(Host) Great thoughts and philosophies from Vermonters have shaped our state and sometimes influenced the nation. Commentator Philip Baruth recalls Ted Riehle’s sponsorship of Vermont’s billboard law.
(Baruth) In America we’ve always mythologized the inventor, the person who understands intuitively what needs to be added to the world and precisely how to go about doing so. But there is also a very particular kind of genius involved with knowing what to take away: the genius of subtraction.
Prior to the late 1960s, Vermont had its share of roadside billboards like any other state. But it also had a genius of subtraction, a guy named Ted Riehle, Jr. Riehle had relatives in Florida, and on his car trips down there he would drive by hundreds of red-and-white Burma-Shave shaving cream signs, stuck everywhere in the landscape. Burma-Shave’s gimmick was to group five billboards together, spaced so that passing drivers would read only one line of doggerel verse at a time. The five or six-line poems were deliberately hokey and down-home. Here’s one:
It ain’t too late
He’s gone to git
Some widder bait —
And another one:
If Crusoe had kept
His chin more tidy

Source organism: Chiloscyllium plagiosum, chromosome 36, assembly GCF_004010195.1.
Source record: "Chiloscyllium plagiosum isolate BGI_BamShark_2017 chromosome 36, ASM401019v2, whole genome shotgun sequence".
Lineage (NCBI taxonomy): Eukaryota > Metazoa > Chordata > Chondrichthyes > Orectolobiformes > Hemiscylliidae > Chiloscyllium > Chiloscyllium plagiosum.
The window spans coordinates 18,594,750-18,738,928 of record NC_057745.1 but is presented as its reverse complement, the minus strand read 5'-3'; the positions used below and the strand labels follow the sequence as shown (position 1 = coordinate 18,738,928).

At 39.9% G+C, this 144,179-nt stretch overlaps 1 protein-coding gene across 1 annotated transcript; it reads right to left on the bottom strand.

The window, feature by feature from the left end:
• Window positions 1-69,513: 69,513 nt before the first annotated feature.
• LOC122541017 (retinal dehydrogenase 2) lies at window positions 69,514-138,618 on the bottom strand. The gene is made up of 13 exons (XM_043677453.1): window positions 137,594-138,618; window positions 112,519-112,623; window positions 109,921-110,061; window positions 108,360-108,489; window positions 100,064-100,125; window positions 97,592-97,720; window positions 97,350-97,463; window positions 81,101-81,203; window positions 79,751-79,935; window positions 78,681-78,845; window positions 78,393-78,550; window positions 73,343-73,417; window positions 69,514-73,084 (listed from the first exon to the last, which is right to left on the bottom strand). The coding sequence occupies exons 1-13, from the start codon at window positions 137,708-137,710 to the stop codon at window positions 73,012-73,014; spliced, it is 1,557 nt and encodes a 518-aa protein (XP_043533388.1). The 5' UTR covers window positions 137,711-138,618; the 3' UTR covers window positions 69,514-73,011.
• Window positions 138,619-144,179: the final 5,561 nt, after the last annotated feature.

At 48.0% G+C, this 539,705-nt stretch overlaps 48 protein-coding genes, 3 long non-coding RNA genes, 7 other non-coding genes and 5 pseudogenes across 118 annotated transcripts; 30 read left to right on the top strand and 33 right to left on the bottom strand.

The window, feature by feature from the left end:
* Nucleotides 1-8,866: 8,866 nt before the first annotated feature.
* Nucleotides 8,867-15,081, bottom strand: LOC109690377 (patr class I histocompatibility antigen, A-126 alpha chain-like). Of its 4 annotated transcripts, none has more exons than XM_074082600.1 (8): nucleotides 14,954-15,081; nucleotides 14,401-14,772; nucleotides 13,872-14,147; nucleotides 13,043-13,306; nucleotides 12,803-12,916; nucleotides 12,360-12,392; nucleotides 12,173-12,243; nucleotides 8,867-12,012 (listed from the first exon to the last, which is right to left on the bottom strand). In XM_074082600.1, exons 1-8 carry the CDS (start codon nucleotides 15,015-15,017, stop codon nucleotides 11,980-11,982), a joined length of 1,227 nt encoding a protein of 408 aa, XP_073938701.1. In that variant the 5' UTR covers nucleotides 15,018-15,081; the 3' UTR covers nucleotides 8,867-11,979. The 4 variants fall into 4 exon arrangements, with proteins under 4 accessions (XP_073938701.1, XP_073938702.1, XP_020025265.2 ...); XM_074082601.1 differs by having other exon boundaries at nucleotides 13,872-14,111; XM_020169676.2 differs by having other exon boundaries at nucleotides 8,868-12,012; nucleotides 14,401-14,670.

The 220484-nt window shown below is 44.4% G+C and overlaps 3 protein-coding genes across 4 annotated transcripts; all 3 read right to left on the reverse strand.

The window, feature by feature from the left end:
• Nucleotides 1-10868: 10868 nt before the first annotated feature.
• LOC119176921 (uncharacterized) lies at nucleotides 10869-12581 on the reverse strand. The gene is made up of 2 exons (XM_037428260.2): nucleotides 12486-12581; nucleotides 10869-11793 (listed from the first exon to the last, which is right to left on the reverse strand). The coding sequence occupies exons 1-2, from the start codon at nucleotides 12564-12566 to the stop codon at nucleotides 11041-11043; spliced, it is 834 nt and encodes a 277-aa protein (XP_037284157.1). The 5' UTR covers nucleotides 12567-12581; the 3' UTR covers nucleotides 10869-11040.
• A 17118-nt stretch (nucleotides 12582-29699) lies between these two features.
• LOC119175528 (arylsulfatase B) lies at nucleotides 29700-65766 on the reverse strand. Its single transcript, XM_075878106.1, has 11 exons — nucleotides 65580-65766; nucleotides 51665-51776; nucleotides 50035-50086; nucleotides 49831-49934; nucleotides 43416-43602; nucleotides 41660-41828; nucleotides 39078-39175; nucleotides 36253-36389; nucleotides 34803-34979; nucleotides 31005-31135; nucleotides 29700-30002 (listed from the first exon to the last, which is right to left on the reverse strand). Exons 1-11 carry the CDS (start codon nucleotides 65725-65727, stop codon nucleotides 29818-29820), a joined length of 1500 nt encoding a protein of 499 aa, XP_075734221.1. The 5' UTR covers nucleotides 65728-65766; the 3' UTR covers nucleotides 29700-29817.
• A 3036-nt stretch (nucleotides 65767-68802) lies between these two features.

He might have found
A lady Friday.
Actually, I kind of like that one; but that’s not the point. The point is that Burma-Shave’s campaign worked wonders for the company, and it was soon copied by other outfits elsewhere. And the more money these campaigns made, the more money the companies showered on more billboards.
Unlike some people, Ted Riehle was not amused. He thought the signs were an eyesore, and he didn’t want Vermont to look like Florida roadside. In that he wasn’t too unusual. What was unusual is that he introduced legislation into the Vermont House to ban almost all billboards in the state, with an exception for small signs advertising agricultural products. It was a sweeping, almost inconceivably bold stroke.
And, predictably enough, Riehle ran up against fierce opposition. According to his daughter-in-law, Helen Riehle, a significant portion of the opposition came from hamburger stands, places that used big blinking signs to sell their burgers and fries. Many men would have caved to the hamburger lobby, but Ted Riehle, Jr. was ready for them: he’d taken pains to recruit garden clubs across the state, to help him make the case loud and clear for a landscape free of unregulated outdoor advertising.
Still, for a while there in the late sixties, it was touch and go. The hamburger joints against the gardeners, trowel against spatula, locked in a death struggle over what would eventually come to be known as the Riehle Bill. Governor Phil Hoff finally signed the bill into law in 1968. And now when friends from out of state drive up to see me, they remark on the beauty of the roads, and they ask me how we outlawed billboards – instead of asking what widder bait means.
Philip Baruth is a novelist living in Burlington. He teaches at the University of Vermont. Learn more about the Great Thoughts of Vermont series and share your comments with other listeners.